Unsurprisingly, the experienced news chief of RedBird IMI, Jeff Zucker, has rejected any suggestion that the editorial independence of the publications concerned would be compromised by a Gulf state’s ownership and has provided assurances that his company is fully committed to maintaining the existing editorial teams. However, those who watched the same media executive change CNN into an aggressive left-wing news network in the US may take such assurances with a pinch of salt.
In Britain, former editors, senior politicians and grassroots Conservatives have voiced concerns about this deal involving foreign state ownership of publications that are influential in the nation’s Conservative politics.
Having now read a range of opinion on the issue, my own view is that it would be quite wrong to allow Abu Dhabi effectively to nationalise the Daily Telegraph and Spectator. These are important British institutions and should not be subject to any foreign influence in their day-to-day operations. The UK government has a duty to safeguard the freedom of the press.
Sheikh Mansour bin Zayed Al Nahyan, Vice President of the United Arab Emirates, who under the deal will put up the bulk of the money, cannot be regarded as being separate from the state. It would be unthinkable for the British government to contemplate a power grab of a major national newspaper. How much more so is this true in the current case, especially when the foreign country concerned does not itself have press freedom at home.
The UAE, of which Abu Dhabi is the main component, is not a democracy and does not enjoy the institutionalized rights and liberties of the Western world. Apparently, there is already a widespread perception that, if the state of Abu Dhabi were to own these titles, it would want to interfere in editorial opinion and, if a difficult or threatening situation arose, there can be little doubt that it would act in its own state’s interests rather than those of Britain and would dictate its editorial stance accordingly.
It remains to be seen how all this will pan out. These sort of great British institutions should surely not be owned by foreign powers – and, to those who argue that Sheikh Mansour already owns Manchester City football club, the answer is that the individual importance of each cannot be compared.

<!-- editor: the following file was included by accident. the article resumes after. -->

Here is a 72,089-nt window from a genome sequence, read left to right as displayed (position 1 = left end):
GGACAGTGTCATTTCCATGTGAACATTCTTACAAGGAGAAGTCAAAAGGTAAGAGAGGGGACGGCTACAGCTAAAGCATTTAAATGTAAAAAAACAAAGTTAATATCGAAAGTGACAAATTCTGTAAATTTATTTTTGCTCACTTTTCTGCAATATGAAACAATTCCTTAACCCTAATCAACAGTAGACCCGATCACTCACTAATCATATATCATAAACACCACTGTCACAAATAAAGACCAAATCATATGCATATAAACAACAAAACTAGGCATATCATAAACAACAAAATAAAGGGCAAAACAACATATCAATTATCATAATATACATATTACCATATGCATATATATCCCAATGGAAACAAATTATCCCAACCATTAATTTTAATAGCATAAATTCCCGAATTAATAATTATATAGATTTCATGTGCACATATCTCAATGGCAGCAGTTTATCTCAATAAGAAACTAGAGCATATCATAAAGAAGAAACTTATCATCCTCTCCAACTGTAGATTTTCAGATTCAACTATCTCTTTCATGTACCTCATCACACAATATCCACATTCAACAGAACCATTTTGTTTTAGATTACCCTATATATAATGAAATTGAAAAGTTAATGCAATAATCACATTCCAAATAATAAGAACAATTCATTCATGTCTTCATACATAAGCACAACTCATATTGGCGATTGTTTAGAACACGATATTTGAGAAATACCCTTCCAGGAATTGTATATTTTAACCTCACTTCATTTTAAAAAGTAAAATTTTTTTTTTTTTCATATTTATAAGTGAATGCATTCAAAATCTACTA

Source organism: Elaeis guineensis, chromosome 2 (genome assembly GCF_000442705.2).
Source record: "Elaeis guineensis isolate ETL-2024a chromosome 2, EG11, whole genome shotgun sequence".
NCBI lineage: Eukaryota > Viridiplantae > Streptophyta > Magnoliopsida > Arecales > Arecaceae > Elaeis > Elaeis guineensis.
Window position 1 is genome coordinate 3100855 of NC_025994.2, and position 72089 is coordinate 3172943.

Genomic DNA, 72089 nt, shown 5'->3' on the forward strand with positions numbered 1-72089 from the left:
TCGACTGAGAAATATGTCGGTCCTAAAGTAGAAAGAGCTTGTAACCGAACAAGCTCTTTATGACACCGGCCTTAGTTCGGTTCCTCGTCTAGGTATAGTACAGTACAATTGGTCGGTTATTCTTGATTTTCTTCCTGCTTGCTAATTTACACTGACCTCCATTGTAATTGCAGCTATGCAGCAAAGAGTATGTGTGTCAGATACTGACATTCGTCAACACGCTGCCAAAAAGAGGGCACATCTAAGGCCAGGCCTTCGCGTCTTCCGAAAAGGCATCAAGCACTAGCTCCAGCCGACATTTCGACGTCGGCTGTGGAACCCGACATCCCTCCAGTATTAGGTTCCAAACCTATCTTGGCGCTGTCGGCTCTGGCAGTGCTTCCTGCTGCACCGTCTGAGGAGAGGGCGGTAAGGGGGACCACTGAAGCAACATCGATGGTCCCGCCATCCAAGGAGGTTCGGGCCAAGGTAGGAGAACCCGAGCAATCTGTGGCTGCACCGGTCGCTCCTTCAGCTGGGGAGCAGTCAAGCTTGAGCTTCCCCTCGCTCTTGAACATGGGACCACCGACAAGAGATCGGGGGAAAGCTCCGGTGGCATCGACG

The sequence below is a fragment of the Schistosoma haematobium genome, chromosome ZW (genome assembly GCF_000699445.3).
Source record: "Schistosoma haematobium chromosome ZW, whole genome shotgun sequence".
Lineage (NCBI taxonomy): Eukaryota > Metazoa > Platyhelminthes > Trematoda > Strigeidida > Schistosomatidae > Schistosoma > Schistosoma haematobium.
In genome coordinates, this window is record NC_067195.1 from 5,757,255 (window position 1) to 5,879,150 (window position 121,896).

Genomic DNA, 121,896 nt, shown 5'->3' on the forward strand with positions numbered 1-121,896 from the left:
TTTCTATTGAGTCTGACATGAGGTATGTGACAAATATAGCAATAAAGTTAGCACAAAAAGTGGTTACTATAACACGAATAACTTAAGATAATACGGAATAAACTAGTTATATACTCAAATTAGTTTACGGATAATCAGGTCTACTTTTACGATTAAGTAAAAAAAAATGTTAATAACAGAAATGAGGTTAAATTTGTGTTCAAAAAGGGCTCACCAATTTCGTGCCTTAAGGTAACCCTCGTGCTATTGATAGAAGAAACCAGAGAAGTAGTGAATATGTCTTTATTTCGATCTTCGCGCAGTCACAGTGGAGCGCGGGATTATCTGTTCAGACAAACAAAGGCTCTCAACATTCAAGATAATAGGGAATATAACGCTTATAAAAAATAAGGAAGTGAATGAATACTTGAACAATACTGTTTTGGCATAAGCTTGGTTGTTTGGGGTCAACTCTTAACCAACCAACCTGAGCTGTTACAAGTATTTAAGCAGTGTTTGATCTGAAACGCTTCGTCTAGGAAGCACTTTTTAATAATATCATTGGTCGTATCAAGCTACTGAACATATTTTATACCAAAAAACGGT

JAPAN’S FOLLY IN ATTACKING PEARL HARBOR
For those of a certain age brought up on war stories and military history, the first week of December has always had a special resonance. December 7 marks the anniversary of Japan’s surprise -- and what turned out ultimately to be suicidal – aerial attack in 1941 on the US Pacific Fleet which was at anchor at its base at Pearl Harbor in Hawaii. It was an act of folly by the Japanese because arousing the American sleeping giant could only lead to one conclusion however long it took – Japan’s own annihilation.
On the morning of that fateful day, Japan launched its horrific attack with several hundred bombers and fighters which succeeded in crippling or destroying some twenty American ships and more than 300 airplanes. A total of 2,403 sailors, soldiers and civilians were killed and about 1,000 people were wounded.
In the historic words of President Roosevelt, December 7, 1941 was ‘A day which will live in infamy’. For the rest of the world, it was overwhelmingly significant because it precipitated America’s entry into the Second World War -- with its immediate declaration of war against Japan -- following the US period of neutrality and isolationism during the 1930s.
For Britain’s wartime leader, Winston Churchill, whose nation was at a very low ebb towards the end of that year, Pearl Harbor was a blessing even though he mourned with Roosevelt and the American people the heavy loss of life. Much later, he wrote that ‘to have the United States at our side was for me the greatest joy’ because, of course, he knew that, with America’s ironclad commitment and overwhelming political and military power, there could only be one outcome to the war – the ultimate defeat of both Germany and Japan.